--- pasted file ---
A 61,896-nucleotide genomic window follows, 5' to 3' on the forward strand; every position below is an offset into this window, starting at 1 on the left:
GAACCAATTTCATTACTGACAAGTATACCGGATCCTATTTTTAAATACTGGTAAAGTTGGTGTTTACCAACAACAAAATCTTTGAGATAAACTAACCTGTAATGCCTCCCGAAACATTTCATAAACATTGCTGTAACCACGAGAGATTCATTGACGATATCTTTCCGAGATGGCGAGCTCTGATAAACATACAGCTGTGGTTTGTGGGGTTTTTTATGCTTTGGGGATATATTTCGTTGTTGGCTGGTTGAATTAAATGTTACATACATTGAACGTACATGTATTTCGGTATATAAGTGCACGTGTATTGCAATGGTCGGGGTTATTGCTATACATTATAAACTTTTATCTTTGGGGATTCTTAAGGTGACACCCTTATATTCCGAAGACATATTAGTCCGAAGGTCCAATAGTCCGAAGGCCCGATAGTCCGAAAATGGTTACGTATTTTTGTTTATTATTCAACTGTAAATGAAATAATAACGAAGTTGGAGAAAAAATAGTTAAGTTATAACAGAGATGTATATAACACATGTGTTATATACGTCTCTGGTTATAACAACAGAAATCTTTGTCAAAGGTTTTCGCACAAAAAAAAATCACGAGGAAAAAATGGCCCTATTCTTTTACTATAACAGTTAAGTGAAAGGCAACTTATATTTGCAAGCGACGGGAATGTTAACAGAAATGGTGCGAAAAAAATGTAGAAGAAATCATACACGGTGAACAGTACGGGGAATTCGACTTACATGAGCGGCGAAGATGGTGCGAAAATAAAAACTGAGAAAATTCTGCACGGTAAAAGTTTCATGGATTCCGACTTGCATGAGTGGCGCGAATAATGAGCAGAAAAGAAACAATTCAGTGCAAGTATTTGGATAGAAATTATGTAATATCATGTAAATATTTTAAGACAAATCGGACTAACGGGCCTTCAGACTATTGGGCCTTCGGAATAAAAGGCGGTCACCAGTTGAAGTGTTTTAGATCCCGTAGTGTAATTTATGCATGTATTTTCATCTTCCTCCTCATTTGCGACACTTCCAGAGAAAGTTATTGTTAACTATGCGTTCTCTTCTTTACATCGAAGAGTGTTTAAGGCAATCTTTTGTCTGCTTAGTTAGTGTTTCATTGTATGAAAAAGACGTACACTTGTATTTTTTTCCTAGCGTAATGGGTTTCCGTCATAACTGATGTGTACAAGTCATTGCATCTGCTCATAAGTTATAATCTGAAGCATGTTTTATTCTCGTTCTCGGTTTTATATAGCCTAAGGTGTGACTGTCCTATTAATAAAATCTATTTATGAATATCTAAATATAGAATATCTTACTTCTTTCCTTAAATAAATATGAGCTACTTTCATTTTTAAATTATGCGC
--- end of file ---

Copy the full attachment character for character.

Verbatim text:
A 61,896-nucleotide genomic window follows, 5' to 3' on the forward strand; every position below is an offset into this window, starting at 1 on the left:
GAACCAATTTCATTACTGACAAGTATACCGGATCCTATTTTTAAATACTGGTAAAGTTGGTGTTTACCAACAACAAAATCTTTGAGATAAACTAACCTGTAATGCCTCCCGAAACATTTCATAAACATTGCTGTAACCACGAGAGATTCATTGACGATATCTTTCCGAGATGGCGAGCTCTGATAAACATACAGCTGTGGTTTGTGGGGTTTTTTATGCTTTGGGGATATATTTCGTTGTTGGCTGGTTGAATTAAATGTTACATACATTGAACGTACATGTATTTCGGTATATAAGTGCACGTGTATTGCAATGGTCGGGGTTATTGCTATACATTATAAACTTTTATCTTTGGGGATTCTTAAGGTGACACCCTTATATTCCGAAGACATATTAGTCCGAAGGTCCAATAGTCCGAAGGCCCGATAGTCCGAAAATGGTTACGTATTTTTGTTTATTATTCAACTGTAAATGAAATAATAACGAAGTTGGAGAAAAAATAGTTAAGTTATAACAGAGATGTATATAACACATGTGTTATATACGTCTCTGGTTATAACAACAGAAATCTTTGTCAAAGGTTTTCGCACAAAAAAAAATCACGAGGAAAAAATGGCCCTATTCTTTTACTATAACAGTTAAGTGAAAGGCAACTTATATTTGCAAGCGACGGGAATGTTAACAGAAATGGTGCGAAAAAAATGTAGAAGAAATCATACACGGTGAACAGTACGGGGAATTCGACTTACATGAGCGGCGAAGATGGTGCGAAAATAAAAACTGAGAAAATTCTGCACGGTAAAAGTTTCATGGATTCCGACTTGCATGAGTGGCGCGAATAATGAGCAGAAAAGAAACAATTCAGTGCAAGTATTTGGATAGAAATTATGTAATATCATGTAAATATTTTAAGACAAATCGGACTAACGGGCCTTCAGACTATTGGGCCTTCGGAATAAAAGGCGGTCACCAGTTGAAGTGTTTTAGATCCCGTAGTGTAATTTATGCATGTATTTTCATCTTCCTCCTCATTTGCGACACTTCCAGAGAAAGTTATTGTTAACTATGCGTTCTCTTCTTTACATCGAAGAGTGTTTAAGGCAATCTTTTGTCTGCTTAGTTAGTGTTTCATTGTATGAAAAAGACGTACACTTGTATTTTTTTCCTAGCGTAATGGGTTTCCGTCATAACTGATGTGTACAAGTCATTGCATCTGCTCATAAGTTATAATCTGAAGCATGTTTTATTCTCGTTCTCGGTTTTATATAGCCTAAGGTGTGACTGTCCTATTAATAAAATCTATTTATGAATATCTAAATATAGAATATCTTACTTCTTTCCTTAAATAAATATGAGCTACTTTCATTTTTAAATTATGCGC